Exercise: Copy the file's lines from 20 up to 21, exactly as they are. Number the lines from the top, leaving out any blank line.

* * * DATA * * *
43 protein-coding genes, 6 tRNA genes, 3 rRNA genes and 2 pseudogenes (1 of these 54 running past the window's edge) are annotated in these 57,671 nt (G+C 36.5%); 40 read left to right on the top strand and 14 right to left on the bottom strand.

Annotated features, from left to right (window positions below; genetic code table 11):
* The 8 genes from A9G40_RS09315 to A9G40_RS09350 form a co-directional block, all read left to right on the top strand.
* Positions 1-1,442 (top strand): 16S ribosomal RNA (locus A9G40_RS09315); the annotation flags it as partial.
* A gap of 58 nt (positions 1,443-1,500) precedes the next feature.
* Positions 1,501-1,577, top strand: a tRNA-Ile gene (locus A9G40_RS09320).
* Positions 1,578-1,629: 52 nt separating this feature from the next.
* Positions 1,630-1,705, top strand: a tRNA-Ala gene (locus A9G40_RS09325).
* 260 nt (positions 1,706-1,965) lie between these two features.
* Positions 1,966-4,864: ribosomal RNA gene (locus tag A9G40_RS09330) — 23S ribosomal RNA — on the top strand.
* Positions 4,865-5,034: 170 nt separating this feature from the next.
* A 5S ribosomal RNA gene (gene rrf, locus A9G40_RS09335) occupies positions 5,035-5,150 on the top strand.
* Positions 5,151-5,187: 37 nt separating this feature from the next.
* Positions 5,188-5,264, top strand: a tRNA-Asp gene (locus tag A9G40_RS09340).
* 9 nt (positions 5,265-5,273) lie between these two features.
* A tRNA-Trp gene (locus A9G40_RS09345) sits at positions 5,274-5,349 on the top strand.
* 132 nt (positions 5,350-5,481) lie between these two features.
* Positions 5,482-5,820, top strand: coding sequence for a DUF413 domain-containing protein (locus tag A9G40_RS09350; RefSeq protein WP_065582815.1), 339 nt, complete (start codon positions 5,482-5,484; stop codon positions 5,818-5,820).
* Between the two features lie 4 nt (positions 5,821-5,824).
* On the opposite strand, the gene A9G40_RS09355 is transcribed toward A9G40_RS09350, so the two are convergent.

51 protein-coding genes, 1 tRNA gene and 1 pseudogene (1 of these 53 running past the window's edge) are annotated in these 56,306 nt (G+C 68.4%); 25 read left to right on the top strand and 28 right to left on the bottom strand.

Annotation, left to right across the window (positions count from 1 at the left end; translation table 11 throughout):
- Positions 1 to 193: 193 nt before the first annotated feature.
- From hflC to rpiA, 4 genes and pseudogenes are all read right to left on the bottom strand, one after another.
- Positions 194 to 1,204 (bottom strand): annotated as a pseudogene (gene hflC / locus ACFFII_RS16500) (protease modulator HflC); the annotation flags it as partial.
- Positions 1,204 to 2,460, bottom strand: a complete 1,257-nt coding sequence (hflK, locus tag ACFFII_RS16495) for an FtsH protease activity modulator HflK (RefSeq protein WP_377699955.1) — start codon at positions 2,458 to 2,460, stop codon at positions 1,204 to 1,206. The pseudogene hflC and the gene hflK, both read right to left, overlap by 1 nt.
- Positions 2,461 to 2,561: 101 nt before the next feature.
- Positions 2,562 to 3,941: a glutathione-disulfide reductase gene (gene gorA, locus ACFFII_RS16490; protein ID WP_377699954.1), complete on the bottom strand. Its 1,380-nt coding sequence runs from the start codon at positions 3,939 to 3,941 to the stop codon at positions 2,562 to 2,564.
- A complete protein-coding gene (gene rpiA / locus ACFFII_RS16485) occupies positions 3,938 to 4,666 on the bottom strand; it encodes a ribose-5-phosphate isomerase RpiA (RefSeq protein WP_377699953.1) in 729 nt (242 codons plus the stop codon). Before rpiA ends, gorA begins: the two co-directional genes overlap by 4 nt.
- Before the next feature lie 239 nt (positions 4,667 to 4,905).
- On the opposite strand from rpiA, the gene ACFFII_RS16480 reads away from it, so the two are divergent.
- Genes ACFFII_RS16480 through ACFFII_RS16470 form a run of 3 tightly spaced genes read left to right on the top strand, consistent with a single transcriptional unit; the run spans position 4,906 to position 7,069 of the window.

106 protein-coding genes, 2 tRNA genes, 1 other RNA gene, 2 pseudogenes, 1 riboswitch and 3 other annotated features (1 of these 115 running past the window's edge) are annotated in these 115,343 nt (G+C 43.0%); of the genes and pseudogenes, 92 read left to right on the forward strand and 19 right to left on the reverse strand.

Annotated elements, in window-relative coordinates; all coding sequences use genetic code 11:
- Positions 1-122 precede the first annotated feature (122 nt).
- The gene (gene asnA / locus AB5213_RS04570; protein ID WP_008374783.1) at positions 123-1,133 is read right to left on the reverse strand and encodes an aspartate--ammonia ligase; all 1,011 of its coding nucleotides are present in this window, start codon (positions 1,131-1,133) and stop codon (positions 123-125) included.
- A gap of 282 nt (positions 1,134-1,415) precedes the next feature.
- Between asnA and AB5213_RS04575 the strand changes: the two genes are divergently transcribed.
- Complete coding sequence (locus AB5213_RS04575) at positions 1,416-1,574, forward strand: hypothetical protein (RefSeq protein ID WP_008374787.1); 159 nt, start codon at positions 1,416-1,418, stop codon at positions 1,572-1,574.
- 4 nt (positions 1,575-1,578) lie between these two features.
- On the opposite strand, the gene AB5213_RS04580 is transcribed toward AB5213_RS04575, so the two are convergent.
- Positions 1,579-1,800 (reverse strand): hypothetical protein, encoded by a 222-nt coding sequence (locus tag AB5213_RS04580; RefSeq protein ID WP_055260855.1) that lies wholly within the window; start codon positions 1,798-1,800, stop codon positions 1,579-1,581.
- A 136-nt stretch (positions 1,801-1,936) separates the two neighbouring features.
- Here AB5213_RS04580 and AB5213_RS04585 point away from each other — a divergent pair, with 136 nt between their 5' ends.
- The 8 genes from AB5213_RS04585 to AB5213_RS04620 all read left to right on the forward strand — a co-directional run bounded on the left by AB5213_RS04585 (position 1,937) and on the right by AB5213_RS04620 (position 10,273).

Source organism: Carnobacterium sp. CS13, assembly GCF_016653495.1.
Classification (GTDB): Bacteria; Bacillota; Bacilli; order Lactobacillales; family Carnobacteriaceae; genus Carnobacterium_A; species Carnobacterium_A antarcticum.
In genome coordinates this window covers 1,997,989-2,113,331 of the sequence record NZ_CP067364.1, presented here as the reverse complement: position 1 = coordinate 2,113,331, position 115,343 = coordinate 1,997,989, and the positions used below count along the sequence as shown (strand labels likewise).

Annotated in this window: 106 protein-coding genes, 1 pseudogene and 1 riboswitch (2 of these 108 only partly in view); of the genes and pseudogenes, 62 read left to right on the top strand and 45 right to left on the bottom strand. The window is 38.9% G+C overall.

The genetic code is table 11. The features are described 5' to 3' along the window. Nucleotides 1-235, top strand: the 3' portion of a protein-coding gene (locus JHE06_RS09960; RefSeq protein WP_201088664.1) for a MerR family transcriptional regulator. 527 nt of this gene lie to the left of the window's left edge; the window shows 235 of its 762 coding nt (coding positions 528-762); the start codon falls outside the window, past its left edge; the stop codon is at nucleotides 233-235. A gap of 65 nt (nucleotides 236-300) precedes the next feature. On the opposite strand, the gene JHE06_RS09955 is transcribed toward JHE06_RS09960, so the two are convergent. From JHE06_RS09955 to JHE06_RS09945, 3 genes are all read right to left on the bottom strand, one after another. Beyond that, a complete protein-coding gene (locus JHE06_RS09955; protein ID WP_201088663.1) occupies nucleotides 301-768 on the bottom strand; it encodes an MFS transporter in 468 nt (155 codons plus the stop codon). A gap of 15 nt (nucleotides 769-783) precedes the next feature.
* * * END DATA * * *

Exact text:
* On the opposite strand, the gene A9G40_RS09355 is transcribed toward A9G40_RS09350, so the two are convergent.

51 protein-coding genes, 1 tRNA gene and 1 pseudogene (1 of these 53 running past the window's edge) are annotated in these 56,306 nt (G+C 68.4%); 25 read left to right on the top strand and 28 right to left on the bottom strand.